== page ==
With the progression of movies and TV programs glorifying violence and immoral conduct came the desensitizing of Americans, particularly young ones, to the consequences of violence and sexual immorality (“Between holiday and horror, there’s hope,” op-ed column, Dec. 23).
Music verses whined lyrical about the futility of life and promoted disrespect, if not violence, toward women. The computer age spawned violent video games where the number of points awarded depended on the number of people killed in the shortest amount of time.
Solutions to the violent massacres are not to be found in gun bans. Mental illness, lax morals, and secularism are much more the problem.
More teachers, not guns, to help
The tragedy in Newtown, Conn., has created a call to arms, and even some school boards seem to be considering allowing teachers to carry guns in school. This sad state of affairs is fueled by many who feel that more guns are the answer to school safety.
At the same time, schools in Ohio and other states are cutting teachers and allowing class sizes to increase.
The safety and long-term welfare of children in schools depend on more and better teachers, and not those who carry guns. But there is no outrage over fewer teachers or bigger class sizes, and this is where there should be greater concern.
Ensuring that students get the best education they can with fewer teachers is not a reality. More teachers and a better educated populace are the answer for a better future and a safer environment.
Discourage potential shooters
Shootings and killings in public places will continue until positive steps are taken to discourage the criminal crazies who do these things.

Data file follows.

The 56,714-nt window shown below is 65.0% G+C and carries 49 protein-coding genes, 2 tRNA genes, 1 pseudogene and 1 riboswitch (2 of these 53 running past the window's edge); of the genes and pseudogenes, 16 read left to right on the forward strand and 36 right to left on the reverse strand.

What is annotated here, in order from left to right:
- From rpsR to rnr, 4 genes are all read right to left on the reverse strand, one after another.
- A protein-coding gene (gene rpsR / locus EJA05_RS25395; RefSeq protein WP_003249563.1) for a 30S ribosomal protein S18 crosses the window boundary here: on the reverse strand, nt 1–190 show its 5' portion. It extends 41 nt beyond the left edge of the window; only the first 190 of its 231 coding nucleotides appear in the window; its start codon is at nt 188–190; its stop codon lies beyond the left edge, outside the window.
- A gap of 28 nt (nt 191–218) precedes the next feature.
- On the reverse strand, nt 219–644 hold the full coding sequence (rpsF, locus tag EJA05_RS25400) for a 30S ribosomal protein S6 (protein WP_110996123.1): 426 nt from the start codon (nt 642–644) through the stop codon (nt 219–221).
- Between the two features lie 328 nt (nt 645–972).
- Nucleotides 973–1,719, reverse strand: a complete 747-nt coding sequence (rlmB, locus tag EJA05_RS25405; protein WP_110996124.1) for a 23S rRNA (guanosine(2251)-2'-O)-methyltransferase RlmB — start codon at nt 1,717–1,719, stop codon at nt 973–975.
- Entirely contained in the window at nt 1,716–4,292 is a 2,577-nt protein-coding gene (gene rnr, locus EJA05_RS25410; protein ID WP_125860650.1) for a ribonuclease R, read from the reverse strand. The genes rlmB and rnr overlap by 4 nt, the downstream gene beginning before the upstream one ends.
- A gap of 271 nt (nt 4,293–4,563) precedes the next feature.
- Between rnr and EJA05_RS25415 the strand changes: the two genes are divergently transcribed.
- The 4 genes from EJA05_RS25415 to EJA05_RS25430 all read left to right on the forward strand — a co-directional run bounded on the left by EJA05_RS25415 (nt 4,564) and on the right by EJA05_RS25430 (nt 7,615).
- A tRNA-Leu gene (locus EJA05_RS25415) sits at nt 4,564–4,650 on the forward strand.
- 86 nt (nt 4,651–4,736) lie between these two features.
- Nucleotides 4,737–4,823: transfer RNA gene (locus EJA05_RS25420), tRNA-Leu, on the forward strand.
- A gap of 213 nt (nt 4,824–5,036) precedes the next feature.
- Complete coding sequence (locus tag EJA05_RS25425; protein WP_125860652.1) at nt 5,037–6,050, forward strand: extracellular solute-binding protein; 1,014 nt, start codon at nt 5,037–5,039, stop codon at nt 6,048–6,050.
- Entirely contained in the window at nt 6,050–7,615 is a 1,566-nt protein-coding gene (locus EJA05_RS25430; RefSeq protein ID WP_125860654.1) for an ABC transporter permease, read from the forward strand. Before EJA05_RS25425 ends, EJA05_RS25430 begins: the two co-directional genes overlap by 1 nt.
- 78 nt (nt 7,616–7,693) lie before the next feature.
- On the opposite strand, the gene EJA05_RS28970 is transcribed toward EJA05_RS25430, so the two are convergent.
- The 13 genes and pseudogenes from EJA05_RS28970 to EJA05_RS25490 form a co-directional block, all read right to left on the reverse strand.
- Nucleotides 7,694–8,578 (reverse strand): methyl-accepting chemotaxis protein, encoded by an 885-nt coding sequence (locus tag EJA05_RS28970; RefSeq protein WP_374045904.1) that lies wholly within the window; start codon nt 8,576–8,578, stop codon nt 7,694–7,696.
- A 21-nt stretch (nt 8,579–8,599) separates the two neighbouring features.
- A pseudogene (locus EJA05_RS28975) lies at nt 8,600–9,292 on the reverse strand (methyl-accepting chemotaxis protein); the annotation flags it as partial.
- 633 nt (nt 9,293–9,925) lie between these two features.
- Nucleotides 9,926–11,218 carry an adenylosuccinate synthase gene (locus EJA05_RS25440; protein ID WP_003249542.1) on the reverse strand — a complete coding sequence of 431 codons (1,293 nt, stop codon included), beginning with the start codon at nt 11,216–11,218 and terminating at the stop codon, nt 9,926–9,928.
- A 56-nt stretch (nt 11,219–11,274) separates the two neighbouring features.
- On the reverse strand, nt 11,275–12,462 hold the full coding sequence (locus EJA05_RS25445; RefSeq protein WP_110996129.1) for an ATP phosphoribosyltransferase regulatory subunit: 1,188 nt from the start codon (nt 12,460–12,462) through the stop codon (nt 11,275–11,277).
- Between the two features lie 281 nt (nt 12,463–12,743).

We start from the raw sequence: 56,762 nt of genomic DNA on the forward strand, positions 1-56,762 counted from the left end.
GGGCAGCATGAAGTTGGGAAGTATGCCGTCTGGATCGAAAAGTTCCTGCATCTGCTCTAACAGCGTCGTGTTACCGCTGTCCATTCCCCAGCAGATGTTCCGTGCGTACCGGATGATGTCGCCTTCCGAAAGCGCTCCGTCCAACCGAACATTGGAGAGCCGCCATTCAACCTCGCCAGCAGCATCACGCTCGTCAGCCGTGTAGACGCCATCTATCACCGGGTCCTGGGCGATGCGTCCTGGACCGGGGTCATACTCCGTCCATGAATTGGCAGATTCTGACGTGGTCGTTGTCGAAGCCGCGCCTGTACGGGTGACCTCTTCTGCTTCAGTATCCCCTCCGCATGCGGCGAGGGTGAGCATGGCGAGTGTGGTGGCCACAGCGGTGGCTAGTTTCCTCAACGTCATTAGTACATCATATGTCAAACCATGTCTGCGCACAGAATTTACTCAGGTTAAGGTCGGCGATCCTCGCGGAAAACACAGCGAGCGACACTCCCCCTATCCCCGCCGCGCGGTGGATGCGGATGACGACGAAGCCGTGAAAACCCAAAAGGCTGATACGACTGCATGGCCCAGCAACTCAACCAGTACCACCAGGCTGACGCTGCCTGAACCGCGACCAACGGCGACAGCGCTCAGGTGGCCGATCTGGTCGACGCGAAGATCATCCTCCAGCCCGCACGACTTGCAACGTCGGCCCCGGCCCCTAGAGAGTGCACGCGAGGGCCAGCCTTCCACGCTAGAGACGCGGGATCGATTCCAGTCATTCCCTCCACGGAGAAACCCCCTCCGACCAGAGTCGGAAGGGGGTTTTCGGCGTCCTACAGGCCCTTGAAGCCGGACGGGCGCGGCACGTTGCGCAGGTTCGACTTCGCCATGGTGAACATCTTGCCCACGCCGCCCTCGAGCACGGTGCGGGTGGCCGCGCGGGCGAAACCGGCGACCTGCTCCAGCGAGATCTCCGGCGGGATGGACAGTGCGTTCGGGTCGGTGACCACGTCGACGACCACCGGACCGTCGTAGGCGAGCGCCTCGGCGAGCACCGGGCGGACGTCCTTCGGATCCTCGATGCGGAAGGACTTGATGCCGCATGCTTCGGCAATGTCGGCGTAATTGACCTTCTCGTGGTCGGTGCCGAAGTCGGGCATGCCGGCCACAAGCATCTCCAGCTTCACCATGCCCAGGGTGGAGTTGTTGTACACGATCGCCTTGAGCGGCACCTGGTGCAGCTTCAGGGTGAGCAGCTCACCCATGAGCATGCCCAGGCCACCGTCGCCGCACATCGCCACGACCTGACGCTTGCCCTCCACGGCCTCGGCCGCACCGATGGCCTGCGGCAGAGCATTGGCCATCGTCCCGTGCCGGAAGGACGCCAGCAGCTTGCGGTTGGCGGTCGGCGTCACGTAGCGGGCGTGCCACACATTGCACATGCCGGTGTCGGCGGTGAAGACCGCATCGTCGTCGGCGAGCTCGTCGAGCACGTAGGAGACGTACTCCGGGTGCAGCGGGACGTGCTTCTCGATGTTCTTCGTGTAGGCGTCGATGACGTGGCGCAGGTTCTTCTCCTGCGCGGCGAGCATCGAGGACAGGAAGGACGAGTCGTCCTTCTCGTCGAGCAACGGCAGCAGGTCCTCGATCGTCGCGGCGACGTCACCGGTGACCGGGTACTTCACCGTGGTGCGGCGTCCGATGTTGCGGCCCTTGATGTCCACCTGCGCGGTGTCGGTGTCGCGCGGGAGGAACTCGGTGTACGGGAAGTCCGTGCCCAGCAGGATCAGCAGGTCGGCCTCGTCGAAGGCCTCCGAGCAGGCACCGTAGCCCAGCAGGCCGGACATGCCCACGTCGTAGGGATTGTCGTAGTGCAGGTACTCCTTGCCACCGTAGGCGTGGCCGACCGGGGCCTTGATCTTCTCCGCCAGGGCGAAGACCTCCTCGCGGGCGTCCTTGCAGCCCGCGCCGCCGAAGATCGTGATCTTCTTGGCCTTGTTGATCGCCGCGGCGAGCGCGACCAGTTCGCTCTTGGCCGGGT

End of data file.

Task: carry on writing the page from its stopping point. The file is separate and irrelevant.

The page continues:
These cowardly killers avoid places that might become uncomfortable for them. So, the dangerous places are schools, theaters, libraries, and stadiums, as well as other places where there are signs banning firearms.
It is probable that colleges and universities have staff members and students who are licensed to carry concealed weapons. School administrators should revoke the “no firearms permitted” restrictions and allow those who are licensed to carry a concealed weapon to do so.
E. TOM CHILD
Don’t be so quick to ban assault guns
I have some suggestions for your readers and op-ed columnists who continue to point out that most of the guns used in recent shootings are not suitable for hunting.
People should read the Second Amendment. There is no reference to hunting. They should look up the definition of militia, then answer this: if circumstances necessitated the formation of militias, how could law-abiding citizens do so if all of the effective weaponry had been banned or confiscated?